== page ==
By now, hopefully you’ve heard about our AWP Conference panel, “What the Heck Does Innovative Fiction Actually Mean?: Authors Cut Through the Jargon,” taking place on Friday, April 1st at 3:00pm. The panel features Carmiel Banasky, Matt Bell, Ashley Farmer, and Manuel Gonzales. The Conium Review‘s managing editor, James R. Gapinski moderates.
The panelists have plenty of other events happening during AWP, and we hope you’ll attend a few other panelist readings, shindigs, etc.
Wednesday, March 30th, 2016 from 7:00pm to 9:00pm. Shipwreck SF Presents: The Adventures of Sherlock Holmes, a Literary Erotic Fanfiction Competition. Bootleg Theater, 2220 Beverly Blvd, Los Angeles, California 90057
Thursday, March 31st, 2016 from 7:00pm to 9:00pm. Why There Are Words visits LA. Continental Club, 116 West 4th St. Los Angeles 90013
Saturday, April 2nd, 2016 from 8:00pm to 10:00pm. Semiotext(e) and Friends. Los Angeles Contemporary Archive, 2245 E Washington Blvd, Los Angeles, California 90021
Thursday, March 31, 2016 from 1:30 pm to 2:45 pm. ASU & HFR: A Celebratory Reading. Robert Muroff Bookfair Stage, LA Convention Center, Exhibit Hall Level One
Friday, April 1, 2016 at 7:30pm. Boss Fight Books Presents: HEART-POUNDING PANIC. Stories Books & Cafe, 1716 W Sunset Blvd, Los Angeles, California 90026
Saturday, April 2, 2016 from 10:30 am to 11:45 am. What I Did When What I Did Wasn’t Working: Teachers on Retooling Their Teaching. Gold Salon 2, JW Marriott LA, 1st Floor
Saturday, April 2nd, 7:30pm. Books & Booze. Los Angeles Center of Photography, 1515 Wilcox Ave, Los Angeles, California 90028.
Friday, April 1, 2016 from 5:00pm to 7:00pm. AWP 2016 // LITERARY FOOLS RECEPTION: Solstice, Talking Writing, Juked, and Santa Monica Review. D’Vine Wine Cellar, 821 S Flower St, Los Angeles, California 90017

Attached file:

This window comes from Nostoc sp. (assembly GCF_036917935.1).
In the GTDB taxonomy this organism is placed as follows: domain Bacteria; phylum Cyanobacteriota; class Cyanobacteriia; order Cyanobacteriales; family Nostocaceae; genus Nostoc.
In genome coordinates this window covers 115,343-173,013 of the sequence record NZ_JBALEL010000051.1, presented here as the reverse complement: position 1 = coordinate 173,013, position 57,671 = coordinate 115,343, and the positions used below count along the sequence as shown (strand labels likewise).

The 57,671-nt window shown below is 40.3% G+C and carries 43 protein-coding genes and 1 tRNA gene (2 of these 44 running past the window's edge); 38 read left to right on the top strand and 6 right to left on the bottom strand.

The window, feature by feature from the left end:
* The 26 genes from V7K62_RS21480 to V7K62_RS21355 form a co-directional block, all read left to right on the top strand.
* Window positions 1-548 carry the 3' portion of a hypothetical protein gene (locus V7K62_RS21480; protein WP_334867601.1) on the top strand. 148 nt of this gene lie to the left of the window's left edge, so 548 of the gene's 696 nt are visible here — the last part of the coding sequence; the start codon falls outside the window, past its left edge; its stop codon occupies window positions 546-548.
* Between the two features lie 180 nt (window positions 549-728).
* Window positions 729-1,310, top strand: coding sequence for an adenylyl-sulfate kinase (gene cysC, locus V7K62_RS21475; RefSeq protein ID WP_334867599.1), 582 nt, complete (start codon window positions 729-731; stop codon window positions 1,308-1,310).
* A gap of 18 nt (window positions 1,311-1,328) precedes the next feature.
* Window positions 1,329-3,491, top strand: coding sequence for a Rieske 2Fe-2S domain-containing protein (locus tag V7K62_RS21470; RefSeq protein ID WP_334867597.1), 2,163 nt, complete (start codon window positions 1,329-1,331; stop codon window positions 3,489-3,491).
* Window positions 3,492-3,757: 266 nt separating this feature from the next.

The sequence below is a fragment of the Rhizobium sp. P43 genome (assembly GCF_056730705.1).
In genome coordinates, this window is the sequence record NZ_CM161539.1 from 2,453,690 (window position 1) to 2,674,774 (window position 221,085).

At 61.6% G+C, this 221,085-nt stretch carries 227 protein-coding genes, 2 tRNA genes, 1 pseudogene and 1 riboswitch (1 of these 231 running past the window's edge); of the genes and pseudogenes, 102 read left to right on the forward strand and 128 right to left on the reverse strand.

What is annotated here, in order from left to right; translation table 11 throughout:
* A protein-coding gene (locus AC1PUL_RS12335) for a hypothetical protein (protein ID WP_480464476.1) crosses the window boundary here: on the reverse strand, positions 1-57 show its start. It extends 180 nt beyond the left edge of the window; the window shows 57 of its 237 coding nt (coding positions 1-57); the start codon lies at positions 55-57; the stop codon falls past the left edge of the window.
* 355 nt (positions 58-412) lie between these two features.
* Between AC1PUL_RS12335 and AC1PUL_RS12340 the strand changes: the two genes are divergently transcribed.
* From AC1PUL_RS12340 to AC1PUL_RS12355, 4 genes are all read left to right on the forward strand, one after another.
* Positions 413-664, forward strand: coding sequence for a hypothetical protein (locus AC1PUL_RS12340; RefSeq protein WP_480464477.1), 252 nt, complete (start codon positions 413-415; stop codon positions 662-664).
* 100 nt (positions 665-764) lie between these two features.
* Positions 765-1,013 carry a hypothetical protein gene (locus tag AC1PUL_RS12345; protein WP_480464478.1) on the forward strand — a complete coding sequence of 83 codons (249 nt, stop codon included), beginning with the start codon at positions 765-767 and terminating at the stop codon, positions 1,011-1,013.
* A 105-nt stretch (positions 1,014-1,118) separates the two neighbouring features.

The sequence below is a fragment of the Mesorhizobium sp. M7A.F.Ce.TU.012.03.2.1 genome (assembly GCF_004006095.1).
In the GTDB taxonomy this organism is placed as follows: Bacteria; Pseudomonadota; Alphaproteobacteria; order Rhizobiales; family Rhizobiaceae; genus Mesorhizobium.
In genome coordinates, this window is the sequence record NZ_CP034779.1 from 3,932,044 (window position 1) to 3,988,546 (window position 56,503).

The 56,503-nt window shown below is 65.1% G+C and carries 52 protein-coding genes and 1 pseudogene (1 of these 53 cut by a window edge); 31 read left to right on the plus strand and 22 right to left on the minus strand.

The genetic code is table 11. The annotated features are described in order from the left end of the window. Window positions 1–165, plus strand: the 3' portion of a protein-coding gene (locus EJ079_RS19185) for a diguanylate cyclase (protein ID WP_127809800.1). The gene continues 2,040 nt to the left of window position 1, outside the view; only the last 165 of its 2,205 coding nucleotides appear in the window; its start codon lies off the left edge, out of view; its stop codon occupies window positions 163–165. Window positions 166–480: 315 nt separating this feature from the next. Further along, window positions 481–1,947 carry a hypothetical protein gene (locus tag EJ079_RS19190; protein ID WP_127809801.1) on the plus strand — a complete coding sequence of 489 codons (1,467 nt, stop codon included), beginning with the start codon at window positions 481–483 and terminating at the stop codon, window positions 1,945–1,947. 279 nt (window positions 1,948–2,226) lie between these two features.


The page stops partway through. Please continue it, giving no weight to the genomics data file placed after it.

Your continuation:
Friday, April 1, 2016 at 8:00pm. Two Dollar Radio, Civil Coping Mechanisms, Entropy, Action Books, and Writ Large Press @ These Days Gallery. Indian Alley, 118 Winston Pl, Los Angeles, California 90013
Saturday, April 2nd, 7:30pm. Books & Booze. Los Angeles Center of Photography, 1515 Wilcox Ave, Los Angeles, California 90028
Thursday, March 31, 2016 from 4:30 pm to 5:45 pm. It Ain’t What They Call You, It’s What You Answer To: Peeling Off Genre Labels. Room 502 B, LA Convention Center, Meeting Room Level
Saturday, April 2, 2016 from 4:30 pm to 5:45 pm. Speculative Fiction: Defining the Rules of a Rule-Breaking Genre. Room 402 AB, LA Convention Center, Meeting Room Level.
The annual Association of Writers & Writing Programs (AWP) conference is less than a month away, and we’re getting amped up for the obligatory tote bags. Our staff and contributors will be sharing their favorite AWP happenings on our blog over the coming weeks, and we hope to see you at the conference (stop by table #1238 and say “hello” to The Conium Review staff).
First up, Rita Bullwinkel (Vol. 4 contributor) shares her top ten panels.
Thursday, March 31, 2016, 1:30 pm to 2:45 pm
Room 403 B, LA Convention Center, Meeting Room Level
(Lucy Corin, Maggie Nelson , Brian Evenson, Ben Weissman, Fred D’Aguiar)
This panel explores the various tones, reasons, genealogies, and methodologies writers might choose to employ when representing violence, cruelty, and bodies on the page. The writers on this panel have explored these issues in a variety of genres (fiction, scholarship, and poetry) and in a variety of registers (comedic, elegiac, outrageous, conceptual, documentary, and more), and are uniquely capable of discussing the aesthetic, political, and metabolic effects of such writing.
Thursday, March 31, 2016, 4:30 pm to 5:45 pm
Room 502 B, LA Convention Center, Meeting Room Level